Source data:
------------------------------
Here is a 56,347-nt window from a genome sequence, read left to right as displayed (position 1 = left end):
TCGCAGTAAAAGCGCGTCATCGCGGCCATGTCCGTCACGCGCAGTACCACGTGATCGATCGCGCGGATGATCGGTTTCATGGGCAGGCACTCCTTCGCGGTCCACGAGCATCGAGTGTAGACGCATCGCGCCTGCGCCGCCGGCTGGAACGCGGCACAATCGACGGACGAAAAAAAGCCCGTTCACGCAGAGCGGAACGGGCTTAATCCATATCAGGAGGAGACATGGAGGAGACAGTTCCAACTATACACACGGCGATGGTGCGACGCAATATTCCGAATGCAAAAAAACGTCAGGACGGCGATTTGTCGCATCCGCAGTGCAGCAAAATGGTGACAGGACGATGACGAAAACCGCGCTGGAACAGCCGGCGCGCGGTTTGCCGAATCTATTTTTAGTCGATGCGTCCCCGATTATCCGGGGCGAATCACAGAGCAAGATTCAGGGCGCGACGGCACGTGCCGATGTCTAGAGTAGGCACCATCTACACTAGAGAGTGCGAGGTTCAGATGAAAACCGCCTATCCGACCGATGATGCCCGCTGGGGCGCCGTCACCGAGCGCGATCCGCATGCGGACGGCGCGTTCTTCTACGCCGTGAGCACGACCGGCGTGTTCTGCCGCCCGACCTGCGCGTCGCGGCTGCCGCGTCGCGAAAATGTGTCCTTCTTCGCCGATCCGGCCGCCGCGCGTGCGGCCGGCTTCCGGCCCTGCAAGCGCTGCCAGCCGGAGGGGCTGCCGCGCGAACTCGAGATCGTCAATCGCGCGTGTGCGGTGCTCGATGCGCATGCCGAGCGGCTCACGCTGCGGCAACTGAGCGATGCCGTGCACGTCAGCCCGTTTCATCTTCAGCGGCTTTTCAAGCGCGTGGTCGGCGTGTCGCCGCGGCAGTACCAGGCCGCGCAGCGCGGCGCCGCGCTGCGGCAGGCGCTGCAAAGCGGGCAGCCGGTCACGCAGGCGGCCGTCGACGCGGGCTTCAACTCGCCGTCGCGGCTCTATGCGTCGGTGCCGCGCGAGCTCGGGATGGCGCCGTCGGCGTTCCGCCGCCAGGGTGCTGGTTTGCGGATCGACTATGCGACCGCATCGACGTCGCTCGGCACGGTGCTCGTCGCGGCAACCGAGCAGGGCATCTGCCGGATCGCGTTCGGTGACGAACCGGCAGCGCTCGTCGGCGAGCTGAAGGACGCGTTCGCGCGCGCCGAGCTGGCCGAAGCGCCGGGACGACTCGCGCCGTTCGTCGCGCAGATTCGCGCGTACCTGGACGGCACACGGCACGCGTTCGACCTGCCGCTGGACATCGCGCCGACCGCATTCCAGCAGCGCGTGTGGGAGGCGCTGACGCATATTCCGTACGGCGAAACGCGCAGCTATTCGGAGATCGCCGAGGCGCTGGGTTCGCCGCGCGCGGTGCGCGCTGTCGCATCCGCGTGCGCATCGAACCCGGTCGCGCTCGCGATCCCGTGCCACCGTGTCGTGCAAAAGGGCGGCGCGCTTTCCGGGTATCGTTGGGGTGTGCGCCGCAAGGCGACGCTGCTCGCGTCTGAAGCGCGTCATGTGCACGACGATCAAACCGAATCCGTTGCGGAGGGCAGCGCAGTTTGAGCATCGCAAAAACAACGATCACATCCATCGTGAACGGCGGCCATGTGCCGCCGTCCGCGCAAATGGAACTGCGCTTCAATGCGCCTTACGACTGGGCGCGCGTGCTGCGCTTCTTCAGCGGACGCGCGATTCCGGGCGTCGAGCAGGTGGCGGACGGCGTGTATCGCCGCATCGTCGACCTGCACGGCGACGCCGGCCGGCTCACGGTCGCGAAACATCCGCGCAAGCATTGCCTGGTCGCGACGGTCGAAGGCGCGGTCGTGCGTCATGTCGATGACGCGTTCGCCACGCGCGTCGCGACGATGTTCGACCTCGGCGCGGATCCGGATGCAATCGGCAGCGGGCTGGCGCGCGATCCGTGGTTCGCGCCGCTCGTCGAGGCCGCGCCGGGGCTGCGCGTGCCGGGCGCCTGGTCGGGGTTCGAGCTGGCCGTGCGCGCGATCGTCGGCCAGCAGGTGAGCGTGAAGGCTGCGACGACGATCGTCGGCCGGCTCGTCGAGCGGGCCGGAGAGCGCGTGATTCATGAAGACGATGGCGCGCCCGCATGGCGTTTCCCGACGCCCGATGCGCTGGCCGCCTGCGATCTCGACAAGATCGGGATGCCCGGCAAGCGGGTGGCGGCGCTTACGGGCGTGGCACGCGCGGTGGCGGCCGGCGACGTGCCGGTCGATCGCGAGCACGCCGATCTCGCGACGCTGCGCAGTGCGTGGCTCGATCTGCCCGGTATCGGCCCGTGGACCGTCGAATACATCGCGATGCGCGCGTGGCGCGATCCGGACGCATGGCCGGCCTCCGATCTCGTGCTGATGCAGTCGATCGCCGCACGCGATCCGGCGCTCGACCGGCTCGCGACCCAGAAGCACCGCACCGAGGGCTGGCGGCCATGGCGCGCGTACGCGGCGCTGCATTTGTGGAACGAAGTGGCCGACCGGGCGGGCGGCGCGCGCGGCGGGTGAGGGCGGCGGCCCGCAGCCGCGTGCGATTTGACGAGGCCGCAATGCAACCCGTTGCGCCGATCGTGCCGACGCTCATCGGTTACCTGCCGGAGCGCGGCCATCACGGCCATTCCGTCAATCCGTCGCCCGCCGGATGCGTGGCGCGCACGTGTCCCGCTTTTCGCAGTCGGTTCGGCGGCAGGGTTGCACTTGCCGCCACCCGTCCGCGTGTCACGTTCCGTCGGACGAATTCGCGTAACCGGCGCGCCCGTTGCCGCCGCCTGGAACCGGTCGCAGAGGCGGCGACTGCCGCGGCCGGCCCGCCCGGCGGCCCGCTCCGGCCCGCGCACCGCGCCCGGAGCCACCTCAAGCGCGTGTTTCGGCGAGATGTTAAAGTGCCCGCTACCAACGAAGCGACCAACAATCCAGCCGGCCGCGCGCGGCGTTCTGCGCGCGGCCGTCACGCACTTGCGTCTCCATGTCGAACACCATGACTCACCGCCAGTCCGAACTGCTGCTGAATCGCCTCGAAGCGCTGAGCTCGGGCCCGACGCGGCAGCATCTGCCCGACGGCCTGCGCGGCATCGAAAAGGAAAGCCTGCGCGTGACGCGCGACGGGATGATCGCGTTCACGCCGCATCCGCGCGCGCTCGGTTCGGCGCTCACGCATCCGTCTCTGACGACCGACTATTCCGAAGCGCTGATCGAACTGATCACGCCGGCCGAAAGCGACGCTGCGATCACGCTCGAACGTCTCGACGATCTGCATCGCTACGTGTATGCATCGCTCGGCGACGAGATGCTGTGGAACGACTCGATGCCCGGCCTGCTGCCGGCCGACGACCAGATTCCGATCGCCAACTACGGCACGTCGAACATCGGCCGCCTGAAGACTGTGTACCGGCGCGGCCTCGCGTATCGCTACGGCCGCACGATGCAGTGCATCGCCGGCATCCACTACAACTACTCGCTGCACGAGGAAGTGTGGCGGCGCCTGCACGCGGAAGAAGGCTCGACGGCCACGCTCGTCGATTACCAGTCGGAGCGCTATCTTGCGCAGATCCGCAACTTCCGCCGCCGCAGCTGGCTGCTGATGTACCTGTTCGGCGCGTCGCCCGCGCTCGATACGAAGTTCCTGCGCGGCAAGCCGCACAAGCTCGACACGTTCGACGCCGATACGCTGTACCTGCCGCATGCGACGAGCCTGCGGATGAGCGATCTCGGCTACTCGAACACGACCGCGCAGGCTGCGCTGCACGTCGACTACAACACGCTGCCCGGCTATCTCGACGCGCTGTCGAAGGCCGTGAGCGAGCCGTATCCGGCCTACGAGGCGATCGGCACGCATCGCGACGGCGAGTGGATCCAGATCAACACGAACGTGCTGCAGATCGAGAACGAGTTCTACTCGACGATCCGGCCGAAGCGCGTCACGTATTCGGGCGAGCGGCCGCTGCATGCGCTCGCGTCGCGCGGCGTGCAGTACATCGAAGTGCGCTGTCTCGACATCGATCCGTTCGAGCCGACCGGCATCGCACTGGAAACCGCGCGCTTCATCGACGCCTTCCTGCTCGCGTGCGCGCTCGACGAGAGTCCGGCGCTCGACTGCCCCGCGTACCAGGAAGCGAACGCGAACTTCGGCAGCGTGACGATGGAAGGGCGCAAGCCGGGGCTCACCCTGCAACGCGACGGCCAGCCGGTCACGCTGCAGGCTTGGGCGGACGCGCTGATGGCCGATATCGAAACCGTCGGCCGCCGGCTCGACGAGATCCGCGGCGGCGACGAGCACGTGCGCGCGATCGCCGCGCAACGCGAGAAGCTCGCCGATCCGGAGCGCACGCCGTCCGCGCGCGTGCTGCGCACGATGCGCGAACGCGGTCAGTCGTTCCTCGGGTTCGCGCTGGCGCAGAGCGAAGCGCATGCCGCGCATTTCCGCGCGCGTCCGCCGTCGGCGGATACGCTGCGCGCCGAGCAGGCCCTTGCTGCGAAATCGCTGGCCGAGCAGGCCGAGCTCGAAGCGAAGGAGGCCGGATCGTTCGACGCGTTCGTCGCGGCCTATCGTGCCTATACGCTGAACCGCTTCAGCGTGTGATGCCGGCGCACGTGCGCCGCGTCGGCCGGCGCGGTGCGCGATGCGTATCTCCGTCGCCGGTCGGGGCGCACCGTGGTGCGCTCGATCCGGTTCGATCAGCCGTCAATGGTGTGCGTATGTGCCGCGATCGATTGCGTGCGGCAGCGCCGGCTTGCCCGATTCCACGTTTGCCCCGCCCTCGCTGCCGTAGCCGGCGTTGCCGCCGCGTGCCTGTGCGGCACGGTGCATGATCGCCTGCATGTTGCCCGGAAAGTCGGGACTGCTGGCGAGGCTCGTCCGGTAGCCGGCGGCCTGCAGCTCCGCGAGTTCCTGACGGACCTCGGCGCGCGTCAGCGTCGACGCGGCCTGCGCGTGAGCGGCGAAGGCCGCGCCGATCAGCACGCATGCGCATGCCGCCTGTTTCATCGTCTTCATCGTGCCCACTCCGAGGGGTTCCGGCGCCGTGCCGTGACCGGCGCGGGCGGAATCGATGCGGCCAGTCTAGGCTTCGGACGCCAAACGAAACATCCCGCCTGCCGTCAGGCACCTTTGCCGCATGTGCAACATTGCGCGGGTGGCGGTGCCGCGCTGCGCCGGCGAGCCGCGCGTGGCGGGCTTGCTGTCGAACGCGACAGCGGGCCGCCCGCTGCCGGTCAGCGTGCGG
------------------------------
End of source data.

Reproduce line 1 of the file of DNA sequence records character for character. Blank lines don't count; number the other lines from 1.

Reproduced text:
Here is a 56,347-nt window from a genome sequence, read left to right as displayed (position 1 = left end):